How many credit cards do you have in your wallet? And — perhaps a better question — are you taking advantage of them or are they taking advantage of you?
Unfortunately, for many people, it's the latter. Month after month, they throw a minimum payment toward their credit card debt, only to get the next bill and see that, due to high interest rates, the balance has gone up, not down. That's a big problem in this economy, as the Federal Reserve is likely to raise interest rates when it makes a move, rather than sending them back down.
I believe credit cards are a great — and often necessary — tool to keep in your financial arsenal. But you have to use them wisely.
So how do you secure the upper hand in the relationship between you and your plastic?
Consider your lifestyle
I'm pretty careful about what I put in my wallet. However, I do rely on my credit card for everyday purchases. And if I'm giving the credit card company that much business, I’d better be getting something back in return. I choose to take my reward in the form of airline miles, because I travel pretty frequently and I know I'll use them. But these days, a lot of people are going for gas or cash-back cards. The trick is to think about what reward you'll use, because you don't want to end up with a bunch of miles on your hands and nowhere to go.
"For most consumers, if you want to keep it simple and you don't travel a lot, cash is king in my opinion. But one card doesn't fit all, and it's a matter of finding which card fits your lifestyle and your budget," says Curtis Arnold, founder of CardRatings.com and author of the new book "How You Can Profit From Credit Cards" (FT Press). Even if you decide that a cash-back card is for you, your work isn't over. There are cards that will give you more points for shopping at grocery stores, filling your car with gas or even paying your gym membership. Figure out where you'll get the most bang for your buck.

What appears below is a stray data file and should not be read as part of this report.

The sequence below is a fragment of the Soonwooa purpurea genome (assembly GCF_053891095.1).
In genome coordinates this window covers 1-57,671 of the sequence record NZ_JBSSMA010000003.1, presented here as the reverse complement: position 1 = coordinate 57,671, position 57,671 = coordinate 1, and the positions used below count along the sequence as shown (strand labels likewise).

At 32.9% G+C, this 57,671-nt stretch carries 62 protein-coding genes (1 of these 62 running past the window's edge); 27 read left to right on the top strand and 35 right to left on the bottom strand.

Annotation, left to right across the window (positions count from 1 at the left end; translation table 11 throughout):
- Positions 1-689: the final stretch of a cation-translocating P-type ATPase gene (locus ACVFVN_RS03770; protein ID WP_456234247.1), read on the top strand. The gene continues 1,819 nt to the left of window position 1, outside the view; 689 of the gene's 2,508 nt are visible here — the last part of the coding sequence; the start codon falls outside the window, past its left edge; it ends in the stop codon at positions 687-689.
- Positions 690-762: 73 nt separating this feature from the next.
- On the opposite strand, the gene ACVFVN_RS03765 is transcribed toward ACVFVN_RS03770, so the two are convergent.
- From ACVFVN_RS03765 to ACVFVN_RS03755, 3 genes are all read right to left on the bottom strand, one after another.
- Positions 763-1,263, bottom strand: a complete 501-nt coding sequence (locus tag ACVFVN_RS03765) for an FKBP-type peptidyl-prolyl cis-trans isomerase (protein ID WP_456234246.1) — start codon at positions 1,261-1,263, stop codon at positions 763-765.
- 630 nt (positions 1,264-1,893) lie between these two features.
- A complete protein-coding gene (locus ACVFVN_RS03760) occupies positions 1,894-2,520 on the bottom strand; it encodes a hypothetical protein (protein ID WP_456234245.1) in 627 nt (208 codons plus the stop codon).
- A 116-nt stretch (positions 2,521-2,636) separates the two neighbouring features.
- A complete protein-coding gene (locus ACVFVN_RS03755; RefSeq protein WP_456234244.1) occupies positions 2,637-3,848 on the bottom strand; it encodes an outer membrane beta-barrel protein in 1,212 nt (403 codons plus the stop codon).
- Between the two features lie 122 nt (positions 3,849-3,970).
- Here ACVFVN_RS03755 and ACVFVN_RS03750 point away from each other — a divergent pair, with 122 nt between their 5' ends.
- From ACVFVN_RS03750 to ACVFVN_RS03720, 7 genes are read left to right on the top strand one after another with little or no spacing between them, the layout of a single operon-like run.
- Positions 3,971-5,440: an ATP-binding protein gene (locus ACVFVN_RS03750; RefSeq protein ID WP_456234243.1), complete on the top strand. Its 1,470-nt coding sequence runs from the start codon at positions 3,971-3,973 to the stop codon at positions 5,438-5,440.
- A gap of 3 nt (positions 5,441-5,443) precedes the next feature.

Examine the fine print
And I do mean examine, with both a fine-tooth comb and a magnifying glass. There are loopholes in a lot of these deals, no question. That's not to say they aren't worth it, but you have to look for things like caps on the amount of the reward you can receive, how easy it is to get your earnings (do they give you a credit on your statement, for instance, or do you have to wait for a check in the mail?) or tiered programs that boast 5 percent cash back, but don't kick in until you spend $10,000. If you're a big spender, it may well be worth it, but otherwise you'll want to find a program that starts with the first dollar you charge.